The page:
Jan. 8 (Bloomberg) -- The forint weakened for a third day and Hungary’s five-year bond yields fell after data showed the nation’s industrial output plunged the most in three years in November, adding to speculation of further central bank easing.
Hungary’s currency depreciated 0.3 percent to 292.30 per euro by 4:35 p.m. in Budapest. Yields on the government’s 2017 bonds dropped five basis points, or 0.05 percentage point, to 5.893 percent.
The central bank has cut interest rates every month since August to help Hungary exit its second recession in four years. Industrial production fell a workday-adjusted 6.9 percent in November from a year earlier, the steepest decline since November 2009, and fell 0.1 percent from the previous month, the statistics office in Budapest said today. Economists had predicted a 3.5 percent drop, according to the median of 10 estimates in a Bloomberg survey.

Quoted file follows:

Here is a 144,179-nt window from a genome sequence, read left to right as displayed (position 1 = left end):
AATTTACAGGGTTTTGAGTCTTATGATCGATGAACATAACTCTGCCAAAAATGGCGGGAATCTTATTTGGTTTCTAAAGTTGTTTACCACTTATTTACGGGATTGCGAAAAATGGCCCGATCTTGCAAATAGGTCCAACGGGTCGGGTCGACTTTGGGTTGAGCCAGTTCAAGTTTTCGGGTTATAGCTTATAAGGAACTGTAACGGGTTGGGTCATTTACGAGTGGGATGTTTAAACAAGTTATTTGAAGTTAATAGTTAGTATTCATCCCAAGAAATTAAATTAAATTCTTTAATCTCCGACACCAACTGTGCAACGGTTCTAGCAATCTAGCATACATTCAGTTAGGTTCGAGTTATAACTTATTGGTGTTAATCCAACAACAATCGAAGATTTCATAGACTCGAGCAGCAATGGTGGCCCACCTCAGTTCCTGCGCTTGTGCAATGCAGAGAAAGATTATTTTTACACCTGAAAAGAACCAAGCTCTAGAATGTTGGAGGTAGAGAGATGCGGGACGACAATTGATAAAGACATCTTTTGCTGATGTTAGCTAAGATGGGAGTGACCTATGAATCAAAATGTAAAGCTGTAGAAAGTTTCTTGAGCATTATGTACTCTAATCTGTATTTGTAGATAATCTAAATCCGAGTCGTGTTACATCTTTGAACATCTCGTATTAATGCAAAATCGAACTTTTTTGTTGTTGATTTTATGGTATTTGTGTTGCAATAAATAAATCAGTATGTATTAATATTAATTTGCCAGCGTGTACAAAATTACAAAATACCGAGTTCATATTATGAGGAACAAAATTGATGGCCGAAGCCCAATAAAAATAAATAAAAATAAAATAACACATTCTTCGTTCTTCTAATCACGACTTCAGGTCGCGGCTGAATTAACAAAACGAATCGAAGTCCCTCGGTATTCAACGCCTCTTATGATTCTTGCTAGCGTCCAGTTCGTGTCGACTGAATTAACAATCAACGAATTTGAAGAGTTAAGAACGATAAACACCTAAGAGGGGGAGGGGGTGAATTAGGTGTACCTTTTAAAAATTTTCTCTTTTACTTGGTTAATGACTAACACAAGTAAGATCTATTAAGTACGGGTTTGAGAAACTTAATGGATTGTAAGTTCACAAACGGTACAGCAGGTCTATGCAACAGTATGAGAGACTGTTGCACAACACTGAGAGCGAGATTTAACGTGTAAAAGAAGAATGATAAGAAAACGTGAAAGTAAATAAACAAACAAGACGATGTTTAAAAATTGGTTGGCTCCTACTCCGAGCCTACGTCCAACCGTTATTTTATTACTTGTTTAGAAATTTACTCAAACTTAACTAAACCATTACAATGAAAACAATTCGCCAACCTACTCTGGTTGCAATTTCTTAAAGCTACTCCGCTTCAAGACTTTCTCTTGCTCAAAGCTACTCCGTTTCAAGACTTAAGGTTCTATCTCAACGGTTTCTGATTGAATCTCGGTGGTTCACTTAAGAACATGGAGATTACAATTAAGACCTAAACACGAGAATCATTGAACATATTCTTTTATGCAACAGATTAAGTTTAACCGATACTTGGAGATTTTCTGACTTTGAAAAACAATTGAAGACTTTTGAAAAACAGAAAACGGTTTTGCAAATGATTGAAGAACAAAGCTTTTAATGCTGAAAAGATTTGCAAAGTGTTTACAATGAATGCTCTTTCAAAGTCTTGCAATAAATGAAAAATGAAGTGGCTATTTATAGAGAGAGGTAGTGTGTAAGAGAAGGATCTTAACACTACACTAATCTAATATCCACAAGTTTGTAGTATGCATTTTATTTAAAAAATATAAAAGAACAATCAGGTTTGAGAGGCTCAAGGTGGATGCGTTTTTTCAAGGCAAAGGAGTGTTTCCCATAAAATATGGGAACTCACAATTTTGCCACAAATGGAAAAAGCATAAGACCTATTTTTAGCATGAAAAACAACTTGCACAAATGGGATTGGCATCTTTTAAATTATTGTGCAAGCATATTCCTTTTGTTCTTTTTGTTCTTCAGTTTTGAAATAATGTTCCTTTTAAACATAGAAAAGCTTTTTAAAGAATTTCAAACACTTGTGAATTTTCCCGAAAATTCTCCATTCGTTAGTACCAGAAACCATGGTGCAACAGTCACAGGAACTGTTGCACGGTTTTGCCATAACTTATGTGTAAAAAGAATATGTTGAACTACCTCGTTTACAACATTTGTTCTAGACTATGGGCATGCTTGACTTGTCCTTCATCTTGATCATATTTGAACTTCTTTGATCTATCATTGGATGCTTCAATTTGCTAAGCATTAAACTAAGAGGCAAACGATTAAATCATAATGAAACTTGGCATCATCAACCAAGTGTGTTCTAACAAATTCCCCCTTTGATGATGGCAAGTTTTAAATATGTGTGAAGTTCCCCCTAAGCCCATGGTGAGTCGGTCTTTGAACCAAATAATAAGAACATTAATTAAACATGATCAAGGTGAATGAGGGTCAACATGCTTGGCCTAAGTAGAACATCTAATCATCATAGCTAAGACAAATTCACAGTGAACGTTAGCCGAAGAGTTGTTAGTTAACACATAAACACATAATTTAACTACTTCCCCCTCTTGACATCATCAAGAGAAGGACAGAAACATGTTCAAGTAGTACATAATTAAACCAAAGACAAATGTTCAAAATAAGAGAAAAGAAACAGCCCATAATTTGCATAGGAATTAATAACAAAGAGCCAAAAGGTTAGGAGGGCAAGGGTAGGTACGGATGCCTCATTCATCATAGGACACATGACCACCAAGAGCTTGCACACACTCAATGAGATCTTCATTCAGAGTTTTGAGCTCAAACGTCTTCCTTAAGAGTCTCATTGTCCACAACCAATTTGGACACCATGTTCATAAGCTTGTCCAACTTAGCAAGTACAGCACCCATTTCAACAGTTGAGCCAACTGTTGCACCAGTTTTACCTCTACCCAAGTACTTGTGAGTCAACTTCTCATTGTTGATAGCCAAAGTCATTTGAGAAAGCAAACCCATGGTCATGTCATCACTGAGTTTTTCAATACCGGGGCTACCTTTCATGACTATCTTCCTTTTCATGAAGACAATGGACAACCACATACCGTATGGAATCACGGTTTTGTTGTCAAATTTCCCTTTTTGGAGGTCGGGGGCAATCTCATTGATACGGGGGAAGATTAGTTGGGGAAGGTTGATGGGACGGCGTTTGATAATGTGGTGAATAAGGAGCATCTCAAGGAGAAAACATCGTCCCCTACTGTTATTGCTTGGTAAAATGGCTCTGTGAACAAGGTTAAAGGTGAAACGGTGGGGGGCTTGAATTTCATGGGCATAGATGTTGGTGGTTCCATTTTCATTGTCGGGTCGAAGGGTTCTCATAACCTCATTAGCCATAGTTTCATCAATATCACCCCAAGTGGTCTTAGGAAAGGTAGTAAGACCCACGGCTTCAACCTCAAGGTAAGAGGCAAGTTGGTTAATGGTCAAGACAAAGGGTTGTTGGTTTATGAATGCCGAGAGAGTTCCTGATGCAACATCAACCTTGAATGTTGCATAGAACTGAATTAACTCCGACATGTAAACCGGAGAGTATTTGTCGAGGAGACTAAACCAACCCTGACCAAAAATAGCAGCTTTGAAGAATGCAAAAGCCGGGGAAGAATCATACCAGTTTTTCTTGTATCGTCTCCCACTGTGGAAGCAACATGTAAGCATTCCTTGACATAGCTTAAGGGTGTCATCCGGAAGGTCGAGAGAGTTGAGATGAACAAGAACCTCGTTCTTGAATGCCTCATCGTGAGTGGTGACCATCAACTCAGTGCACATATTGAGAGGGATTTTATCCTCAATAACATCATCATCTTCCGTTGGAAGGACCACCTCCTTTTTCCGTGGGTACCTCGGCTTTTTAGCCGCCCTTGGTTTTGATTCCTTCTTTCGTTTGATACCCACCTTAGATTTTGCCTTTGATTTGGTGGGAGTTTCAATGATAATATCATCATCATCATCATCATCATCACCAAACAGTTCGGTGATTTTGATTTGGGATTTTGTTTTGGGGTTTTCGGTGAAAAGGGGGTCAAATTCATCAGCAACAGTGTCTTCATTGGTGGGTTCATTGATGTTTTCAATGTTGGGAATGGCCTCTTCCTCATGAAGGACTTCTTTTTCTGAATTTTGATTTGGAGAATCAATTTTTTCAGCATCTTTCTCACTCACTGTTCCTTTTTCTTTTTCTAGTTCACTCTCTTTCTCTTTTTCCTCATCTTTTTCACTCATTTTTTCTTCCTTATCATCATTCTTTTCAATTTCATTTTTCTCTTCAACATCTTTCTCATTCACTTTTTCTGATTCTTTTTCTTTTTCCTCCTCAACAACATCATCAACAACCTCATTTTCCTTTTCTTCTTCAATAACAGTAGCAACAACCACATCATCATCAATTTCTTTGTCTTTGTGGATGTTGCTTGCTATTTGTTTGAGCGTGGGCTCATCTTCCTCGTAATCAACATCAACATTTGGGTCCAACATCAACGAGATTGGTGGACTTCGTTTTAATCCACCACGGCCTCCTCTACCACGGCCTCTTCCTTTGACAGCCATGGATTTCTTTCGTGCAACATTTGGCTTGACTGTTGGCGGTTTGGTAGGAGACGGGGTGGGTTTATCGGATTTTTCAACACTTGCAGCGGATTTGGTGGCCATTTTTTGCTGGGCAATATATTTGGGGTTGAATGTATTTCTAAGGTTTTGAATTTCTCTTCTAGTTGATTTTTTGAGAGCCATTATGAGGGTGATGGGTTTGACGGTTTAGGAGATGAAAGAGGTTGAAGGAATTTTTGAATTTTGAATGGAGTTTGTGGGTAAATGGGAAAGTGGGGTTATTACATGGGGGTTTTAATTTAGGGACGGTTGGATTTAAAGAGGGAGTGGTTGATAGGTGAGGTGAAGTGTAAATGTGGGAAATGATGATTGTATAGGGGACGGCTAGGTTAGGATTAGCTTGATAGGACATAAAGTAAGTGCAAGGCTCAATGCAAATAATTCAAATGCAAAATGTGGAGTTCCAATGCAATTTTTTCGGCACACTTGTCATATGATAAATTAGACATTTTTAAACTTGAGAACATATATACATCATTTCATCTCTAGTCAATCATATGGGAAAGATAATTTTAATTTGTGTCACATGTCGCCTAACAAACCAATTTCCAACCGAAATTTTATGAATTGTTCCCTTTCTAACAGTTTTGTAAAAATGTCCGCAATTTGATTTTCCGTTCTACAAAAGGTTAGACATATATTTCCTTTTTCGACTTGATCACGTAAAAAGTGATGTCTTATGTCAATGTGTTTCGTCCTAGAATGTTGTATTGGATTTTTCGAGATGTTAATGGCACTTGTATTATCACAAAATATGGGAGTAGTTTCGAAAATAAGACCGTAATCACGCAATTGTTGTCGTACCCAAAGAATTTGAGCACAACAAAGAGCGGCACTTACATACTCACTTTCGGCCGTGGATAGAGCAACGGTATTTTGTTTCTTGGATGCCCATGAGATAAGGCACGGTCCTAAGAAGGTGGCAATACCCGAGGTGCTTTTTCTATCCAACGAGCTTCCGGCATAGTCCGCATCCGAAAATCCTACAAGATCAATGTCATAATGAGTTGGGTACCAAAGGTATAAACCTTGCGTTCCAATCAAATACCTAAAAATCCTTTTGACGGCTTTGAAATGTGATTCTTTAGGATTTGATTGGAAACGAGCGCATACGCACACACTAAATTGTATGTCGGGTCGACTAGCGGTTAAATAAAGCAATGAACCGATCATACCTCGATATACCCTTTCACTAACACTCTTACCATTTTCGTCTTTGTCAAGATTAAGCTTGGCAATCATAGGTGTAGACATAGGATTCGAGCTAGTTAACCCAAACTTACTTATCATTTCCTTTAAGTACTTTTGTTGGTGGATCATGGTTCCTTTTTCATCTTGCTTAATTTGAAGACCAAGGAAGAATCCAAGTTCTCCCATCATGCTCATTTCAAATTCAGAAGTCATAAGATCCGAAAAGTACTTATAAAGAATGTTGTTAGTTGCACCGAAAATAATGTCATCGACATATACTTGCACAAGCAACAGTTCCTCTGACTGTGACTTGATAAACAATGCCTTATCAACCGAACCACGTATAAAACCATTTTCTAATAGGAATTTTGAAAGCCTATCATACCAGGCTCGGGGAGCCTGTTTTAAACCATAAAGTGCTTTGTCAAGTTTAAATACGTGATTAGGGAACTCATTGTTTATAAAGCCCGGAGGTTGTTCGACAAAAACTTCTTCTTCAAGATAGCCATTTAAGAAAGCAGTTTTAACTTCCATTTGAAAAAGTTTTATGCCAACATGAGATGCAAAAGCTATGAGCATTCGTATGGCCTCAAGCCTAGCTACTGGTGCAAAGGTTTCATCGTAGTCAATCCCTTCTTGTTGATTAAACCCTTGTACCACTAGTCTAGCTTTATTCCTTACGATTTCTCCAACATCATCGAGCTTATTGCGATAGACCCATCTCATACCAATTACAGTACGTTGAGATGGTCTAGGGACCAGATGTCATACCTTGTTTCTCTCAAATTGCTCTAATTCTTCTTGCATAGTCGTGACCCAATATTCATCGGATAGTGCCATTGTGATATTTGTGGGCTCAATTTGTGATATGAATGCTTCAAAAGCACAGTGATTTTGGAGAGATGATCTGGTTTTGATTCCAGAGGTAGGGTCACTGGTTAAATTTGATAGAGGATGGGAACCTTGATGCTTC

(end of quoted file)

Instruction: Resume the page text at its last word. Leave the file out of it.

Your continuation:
“The much worse than expected industrial output data may give further ammunition to doves in the Monetary Council for further easing,” Imre Kerekgyarto and Karoly Bamli, Budapest-based currency traders at Commerzbank AG, wrote by e-mail today, adding that the forint weakened after the publication of the data.
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